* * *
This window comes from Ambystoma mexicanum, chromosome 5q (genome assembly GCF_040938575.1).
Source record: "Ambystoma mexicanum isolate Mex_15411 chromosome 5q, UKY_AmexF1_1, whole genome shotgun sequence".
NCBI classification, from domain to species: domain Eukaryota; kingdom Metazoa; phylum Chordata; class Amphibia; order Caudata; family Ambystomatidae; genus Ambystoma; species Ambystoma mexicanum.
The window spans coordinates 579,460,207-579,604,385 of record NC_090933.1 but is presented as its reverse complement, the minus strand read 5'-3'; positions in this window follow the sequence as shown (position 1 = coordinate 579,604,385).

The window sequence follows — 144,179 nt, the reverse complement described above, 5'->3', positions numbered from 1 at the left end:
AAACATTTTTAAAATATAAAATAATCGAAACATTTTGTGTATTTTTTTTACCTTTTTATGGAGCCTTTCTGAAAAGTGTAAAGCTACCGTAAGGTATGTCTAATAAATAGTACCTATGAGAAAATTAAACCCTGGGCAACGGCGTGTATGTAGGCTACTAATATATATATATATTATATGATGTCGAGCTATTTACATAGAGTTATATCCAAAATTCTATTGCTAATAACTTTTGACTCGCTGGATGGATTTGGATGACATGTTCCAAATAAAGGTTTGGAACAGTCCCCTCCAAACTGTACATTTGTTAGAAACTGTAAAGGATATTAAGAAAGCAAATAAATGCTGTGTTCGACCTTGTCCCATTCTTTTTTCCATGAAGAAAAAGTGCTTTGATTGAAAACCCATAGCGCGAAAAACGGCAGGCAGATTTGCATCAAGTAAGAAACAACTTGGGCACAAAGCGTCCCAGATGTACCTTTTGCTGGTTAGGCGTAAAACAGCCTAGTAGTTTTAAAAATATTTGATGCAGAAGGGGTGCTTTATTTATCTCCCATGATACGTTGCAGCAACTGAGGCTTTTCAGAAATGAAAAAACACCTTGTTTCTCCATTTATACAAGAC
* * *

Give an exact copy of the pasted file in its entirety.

This window comes from Ambystoma mexicanum, chromosome 5q (genome assembly GCF_040938575.1).
Source record: "Ambystoma mexicanum isolate Mex_15411 chromosome 5q, UKY_AmexF1_1, whole genome shotgun sequence".
NCBI classification, from domain to species: domain Eukaryota; kingdom Metazoa; phylum Chordata; class Amphibia; order Caudata; family Ambystomatidae; genus Ambystoma; species Ambystoma mexicanum.
The window spans coordinates 579,460,207-579,604,385 of record NC_090933.1 but is presented as its reverse complement, the minus strand read 5'-3'; positions in this window follow the sequence as shown (position 1 = coordinate 579,604,385).

The window sequence follows — 144,179 nt, the reverse complement described above, 5'->3', positions numbered from 1 at the left end:
AAACATTTTTAAAATATAAAATAATCGAAACATTTTGTGTATTTTTTTTACCTTTTTATGGAGCCTTTCTGAAAAGTGTAAAGCTACCGTAAGGTATGTCTAATAAATAGTACCTATGAGAAAATTAAACCCTGGGCAACGGCGTGTATGTAGGCTACTAATATATATATATATTATATGATGTCGAGCTATTTACATAGAGTTATATCCAAAATTCTATTGCTAATAACTTTTGACTCGCTGGATGGATTTGGATGACATGTTCCAAATAAAGGTTTGGAACAGTCCCCTCCAAACTGTACATTTGTTAGAAACTGTAAAGGATATTAAGAAAGCAAATAAATGCTGTGTTCGACCTTGTCCCATTCTTTTTTCCATGAAGAAAAAGTGCTTTGATTGAAAACCCATAGCGCGAAAAACGGCAGGCAGATTTGCATCAAGTAAGAAACAACTTGGGCACAAAGCGTCCCAGATGTACCTTTTGCTGGTTAGGCGTAAAACAGCCTAGTAGTTTTAAAAATATTTGATGCAGAAGGGGTGCTTTATTTATCTCCCATGATACGTTGCAGCAACTGAGGCTTTTCAGAAATGAAAAAACACCTTGTTTCTCCATTTATACAAGAC